Back to the programming work …

Share
16 Responses to “Kids Need Cake … and Other News”
  1. Michael says:

    Bet it never occurred to you that combination of bratwurst and beer might run you $14. :-)

    I suppose it’s the extra labor cost for whoever prepares the drink.

  2. Max says:

    Oh dear Tom. I sometimes feel you lose focus, or don’t read your own stuff.
    Your DUH award: they shouldn’t have studied the effect of smoking, no exercise, bad diet and booze why? Because it’s obvious?
    Well “it’s obvious” that eating fat makes you fat. Also “it’s obvious” that running will make you thin and healthy.
    The thing about science is assumptions have to be tested. Just last week I learned that thousands of studies have demonstrated that ‘learning styles’ (visual, aural, tactile) DON’T exist. But many teachers still believe they exist, because “it’s obvious”.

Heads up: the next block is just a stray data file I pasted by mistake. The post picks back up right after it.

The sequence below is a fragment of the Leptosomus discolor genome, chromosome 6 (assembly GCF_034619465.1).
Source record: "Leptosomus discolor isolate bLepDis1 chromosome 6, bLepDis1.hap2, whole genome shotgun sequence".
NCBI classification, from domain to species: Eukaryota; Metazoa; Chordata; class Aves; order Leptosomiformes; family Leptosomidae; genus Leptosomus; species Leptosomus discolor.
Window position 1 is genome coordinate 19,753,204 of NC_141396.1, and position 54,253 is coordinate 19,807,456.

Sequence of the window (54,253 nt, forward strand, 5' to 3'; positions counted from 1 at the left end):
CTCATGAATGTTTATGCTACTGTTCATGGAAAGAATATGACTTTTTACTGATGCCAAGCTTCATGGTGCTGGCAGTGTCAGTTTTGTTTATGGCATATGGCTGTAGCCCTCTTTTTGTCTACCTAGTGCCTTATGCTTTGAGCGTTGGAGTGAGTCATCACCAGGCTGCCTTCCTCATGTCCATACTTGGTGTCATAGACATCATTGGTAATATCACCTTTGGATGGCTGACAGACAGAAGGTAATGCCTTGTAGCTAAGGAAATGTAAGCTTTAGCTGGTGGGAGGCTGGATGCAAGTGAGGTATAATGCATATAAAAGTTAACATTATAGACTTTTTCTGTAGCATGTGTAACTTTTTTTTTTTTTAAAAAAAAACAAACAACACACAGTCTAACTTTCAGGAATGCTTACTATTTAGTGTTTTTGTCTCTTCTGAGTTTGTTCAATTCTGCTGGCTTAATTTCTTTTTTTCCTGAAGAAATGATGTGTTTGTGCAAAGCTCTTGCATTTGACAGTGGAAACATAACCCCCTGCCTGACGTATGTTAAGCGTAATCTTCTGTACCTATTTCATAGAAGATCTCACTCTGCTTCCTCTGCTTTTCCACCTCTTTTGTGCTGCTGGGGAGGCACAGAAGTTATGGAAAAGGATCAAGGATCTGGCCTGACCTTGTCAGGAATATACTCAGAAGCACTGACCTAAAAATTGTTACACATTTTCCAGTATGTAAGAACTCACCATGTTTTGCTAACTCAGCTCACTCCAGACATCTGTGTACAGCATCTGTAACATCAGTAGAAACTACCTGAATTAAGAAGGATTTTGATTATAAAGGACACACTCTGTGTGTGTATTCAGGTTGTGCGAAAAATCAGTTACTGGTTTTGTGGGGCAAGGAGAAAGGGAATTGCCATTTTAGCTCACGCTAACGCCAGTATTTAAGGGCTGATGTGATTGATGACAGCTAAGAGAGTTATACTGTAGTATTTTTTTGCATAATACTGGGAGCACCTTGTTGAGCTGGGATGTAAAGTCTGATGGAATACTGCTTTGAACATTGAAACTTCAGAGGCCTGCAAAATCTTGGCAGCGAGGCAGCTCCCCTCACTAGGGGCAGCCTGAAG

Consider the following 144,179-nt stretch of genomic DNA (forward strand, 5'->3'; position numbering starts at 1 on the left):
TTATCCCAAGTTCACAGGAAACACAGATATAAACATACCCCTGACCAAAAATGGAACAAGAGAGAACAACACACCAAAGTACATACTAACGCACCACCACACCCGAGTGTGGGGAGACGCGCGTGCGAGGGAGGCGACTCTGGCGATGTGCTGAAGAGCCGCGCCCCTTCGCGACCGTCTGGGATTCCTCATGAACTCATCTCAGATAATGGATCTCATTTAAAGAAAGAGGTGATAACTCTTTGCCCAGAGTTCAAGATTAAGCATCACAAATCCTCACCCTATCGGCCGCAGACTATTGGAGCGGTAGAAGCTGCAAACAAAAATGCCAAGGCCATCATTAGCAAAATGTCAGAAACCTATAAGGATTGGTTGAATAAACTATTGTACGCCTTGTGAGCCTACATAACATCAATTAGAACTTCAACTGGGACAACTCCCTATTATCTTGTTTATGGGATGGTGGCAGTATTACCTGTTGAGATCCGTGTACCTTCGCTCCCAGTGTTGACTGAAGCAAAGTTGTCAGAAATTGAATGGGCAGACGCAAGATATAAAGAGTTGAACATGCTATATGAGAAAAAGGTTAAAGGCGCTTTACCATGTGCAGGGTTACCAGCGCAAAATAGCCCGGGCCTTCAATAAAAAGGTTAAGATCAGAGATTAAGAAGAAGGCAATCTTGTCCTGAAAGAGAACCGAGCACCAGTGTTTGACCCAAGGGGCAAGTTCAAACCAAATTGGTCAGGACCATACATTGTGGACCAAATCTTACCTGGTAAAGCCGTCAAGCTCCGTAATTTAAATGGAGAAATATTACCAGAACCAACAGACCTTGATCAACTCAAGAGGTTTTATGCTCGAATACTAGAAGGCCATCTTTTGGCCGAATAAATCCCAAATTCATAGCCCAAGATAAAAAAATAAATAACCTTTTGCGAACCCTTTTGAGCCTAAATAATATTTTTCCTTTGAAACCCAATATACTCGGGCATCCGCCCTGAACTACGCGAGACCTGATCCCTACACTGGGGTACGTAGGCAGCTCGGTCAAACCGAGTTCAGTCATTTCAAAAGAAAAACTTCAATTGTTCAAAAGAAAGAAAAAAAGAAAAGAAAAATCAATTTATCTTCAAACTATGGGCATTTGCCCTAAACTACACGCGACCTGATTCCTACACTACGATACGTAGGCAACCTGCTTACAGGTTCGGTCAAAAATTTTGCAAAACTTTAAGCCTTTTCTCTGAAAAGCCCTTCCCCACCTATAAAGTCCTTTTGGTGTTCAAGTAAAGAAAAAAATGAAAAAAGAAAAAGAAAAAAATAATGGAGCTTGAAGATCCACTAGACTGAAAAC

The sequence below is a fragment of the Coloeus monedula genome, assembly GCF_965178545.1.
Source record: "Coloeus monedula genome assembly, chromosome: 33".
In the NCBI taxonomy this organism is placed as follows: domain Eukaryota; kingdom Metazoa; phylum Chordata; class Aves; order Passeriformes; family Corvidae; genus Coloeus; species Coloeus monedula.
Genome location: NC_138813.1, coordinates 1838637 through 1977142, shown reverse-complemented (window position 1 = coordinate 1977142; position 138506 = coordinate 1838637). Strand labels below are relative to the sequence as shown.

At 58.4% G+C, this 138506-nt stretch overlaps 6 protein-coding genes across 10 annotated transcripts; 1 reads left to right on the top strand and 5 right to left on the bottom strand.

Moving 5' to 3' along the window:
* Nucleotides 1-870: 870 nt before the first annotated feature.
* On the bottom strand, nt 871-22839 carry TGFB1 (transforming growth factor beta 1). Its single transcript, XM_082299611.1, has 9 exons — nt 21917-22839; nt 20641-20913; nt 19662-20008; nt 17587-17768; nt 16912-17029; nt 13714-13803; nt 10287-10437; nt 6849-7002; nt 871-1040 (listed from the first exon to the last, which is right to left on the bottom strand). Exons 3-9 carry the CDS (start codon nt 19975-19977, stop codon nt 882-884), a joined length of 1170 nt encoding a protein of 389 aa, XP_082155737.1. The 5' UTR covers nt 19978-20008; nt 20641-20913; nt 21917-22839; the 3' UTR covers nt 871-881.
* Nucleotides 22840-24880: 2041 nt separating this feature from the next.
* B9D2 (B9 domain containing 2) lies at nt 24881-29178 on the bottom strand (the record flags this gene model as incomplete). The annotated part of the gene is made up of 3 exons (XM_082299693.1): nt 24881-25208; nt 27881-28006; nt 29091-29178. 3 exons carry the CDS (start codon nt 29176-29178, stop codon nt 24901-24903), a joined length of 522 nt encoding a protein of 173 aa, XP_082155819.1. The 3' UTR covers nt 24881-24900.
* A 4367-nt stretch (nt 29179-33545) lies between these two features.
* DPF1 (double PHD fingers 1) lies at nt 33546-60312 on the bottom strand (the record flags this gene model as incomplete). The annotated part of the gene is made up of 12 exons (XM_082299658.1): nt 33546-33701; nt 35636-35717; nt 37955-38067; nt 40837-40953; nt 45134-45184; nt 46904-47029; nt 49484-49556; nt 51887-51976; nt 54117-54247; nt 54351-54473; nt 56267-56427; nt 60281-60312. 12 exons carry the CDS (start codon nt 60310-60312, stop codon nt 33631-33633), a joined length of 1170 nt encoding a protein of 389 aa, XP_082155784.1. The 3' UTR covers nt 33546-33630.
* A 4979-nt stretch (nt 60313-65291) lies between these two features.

Could be … but smoking, getting drunk, and never exercising … I can’t imagine those are healthy choices.

  3. Kiran says:

    I gotta ask. What do you have against celery ?

    That was a reference to an earlier post in which I suggested we declare celery a killer and follow the epidemiological results. But I don’t much care for celery … tasteless, stringy, and you can hear it being eaten from a mile away.

  4. Todd says:

    Another article for those interested:

    Not All Milk is the Same:

    Certain breeds of cows produce milk containing a protein called beta-CM-7. This protein can stimulate mucus glands in both your digestive- and respiratory tracts.

    http://articles.mercola.com/sites/articles/archive/2010/04/27/does-drinking-milk-cause-upperrespiratory-congestion.aspx

  5. mrfreddy says:

    I tried making a bacon martini a long time ago… sounds like such a great idea… let’s just say it the reality didn’t match the fantasy. That said, I may have to try my own version of the Bring Home the Bacon soon. But I guess I shouldn’t do that before breakfast?

    Not if you’re driving to work afterwards.

  6. Bruce says:

    I remember, back in the day….